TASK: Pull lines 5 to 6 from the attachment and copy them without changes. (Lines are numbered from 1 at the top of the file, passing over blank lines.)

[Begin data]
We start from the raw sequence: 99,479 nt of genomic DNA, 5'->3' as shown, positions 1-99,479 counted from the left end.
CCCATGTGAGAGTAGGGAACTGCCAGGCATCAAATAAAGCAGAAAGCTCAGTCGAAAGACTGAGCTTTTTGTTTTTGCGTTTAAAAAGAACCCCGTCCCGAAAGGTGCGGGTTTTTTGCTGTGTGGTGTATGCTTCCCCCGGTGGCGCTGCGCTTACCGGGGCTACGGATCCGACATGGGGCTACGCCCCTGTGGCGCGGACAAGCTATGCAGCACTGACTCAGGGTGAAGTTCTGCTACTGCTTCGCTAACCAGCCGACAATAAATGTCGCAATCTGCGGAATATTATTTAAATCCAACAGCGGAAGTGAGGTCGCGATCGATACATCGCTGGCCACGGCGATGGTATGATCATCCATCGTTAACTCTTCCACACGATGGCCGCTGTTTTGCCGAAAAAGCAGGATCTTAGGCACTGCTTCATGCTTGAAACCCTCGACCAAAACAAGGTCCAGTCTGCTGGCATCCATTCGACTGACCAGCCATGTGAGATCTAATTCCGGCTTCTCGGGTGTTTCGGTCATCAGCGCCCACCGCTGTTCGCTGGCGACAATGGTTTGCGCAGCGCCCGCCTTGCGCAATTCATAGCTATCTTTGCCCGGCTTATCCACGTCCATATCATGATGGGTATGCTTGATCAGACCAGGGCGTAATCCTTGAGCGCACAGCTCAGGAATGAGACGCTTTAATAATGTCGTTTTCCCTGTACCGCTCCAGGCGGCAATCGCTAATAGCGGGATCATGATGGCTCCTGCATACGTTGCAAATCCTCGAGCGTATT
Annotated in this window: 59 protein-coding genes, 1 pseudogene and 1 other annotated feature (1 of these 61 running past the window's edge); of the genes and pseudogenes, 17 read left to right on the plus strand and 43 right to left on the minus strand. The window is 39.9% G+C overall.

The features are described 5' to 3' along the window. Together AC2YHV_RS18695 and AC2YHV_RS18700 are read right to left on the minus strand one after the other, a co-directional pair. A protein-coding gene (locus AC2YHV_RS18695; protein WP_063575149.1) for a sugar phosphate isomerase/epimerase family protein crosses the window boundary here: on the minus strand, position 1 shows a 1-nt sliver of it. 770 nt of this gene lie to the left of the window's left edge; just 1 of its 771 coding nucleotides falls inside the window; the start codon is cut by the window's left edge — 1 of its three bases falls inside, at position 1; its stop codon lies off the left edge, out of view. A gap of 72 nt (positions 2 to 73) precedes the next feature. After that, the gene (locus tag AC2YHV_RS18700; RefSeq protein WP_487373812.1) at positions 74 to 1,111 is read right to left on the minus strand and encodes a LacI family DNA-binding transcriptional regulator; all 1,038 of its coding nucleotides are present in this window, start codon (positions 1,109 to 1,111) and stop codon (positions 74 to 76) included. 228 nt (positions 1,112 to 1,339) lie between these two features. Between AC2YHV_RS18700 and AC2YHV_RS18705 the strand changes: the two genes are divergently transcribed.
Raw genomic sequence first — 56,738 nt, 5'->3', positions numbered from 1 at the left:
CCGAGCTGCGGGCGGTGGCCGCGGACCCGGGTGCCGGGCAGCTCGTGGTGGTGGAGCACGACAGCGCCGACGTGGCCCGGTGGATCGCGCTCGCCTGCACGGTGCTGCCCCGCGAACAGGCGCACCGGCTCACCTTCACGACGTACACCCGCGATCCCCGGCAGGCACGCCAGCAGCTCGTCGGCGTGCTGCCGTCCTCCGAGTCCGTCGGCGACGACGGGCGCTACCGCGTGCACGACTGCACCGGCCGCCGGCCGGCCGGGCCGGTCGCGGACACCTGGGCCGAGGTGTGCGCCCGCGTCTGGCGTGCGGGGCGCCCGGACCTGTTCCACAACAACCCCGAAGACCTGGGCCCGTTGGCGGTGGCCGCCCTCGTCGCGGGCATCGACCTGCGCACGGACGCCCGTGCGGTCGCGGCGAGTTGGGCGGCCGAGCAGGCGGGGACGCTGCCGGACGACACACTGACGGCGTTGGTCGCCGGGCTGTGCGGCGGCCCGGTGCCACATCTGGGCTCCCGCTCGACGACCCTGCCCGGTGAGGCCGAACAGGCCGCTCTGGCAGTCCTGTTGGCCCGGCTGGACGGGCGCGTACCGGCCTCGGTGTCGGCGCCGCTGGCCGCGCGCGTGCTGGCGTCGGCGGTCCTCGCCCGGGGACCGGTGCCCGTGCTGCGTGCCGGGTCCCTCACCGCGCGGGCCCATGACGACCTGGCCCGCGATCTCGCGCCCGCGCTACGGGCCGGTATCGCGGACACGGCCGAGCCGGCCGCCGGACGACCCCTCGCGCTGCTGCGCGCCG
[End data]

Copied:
Raw genomic sequence first — 56,738 nt, 5'->3', positions numbered from 1 at the left:
CCGAGCTGCGGGCGGTGGCCGCGGACCCGGGTGCCGGGCAGCTCGTGGTGGTGGAGCACGACAGCGCCGACGTGGCCCGGTGGATCGCGCTCGCCTGCACGGTGCTGCCCCGCGAACAGGCGCACCGGCTCACCTTCACGACGTACACCCGCGATCCCCGGCAGGCACGCCAGCAGCTCGTCGGCGTGCTGCCGTCCTCCGAGTCCGTCGGCGACGACGGGCGCTACCGCGTGCACGACTGCACCGGCCGCCGGCCGGCCGGGCCGGTCGCGGACACCTGGGCCGAGGTGTGCGCCCGCGTCTGGCGTGCGGGGCGCCCGGACCTGTTCCACAACAACCCCGAAGACCTGGGCCCGTTGGCGGTGGCCGCCCTCGTCGCGGGCATCGACCTGCGCACGGACGCCCGTGCGGTCGCGGCGAGTTGGGCGGCCGAGCAGGCGGGGACGCTGCCGGACGACACACTGACGGCGTTGGTCGCCGGGCTGTGCGGCGGCCCGGTGCCACATCTGGGCTCCCGCTCGACGACCCTGCCCGGTGAGGCCGAACAGGCCGCTCTGGCAGTCCTGTTGGCCCGGCTGGACGGGCGCGTACCGGCCTCGGTGTCGGCGCCGCTGGCCGCGCGCGTGCTGGCGTCGGCGGTCCTCGCCCGGGGACCGGTGCCCGTGCTGCGTGCCGGGTCCCTCACCGCGCGGGCCCATGACGACCTGGCCCGCGATCTCGCGCCCGCGCTACGGGCCGGTATCGCGGACACGGCCGAGCCGGCCGCCGGACGACCCCTCGCGCTGCTGCGCGCCG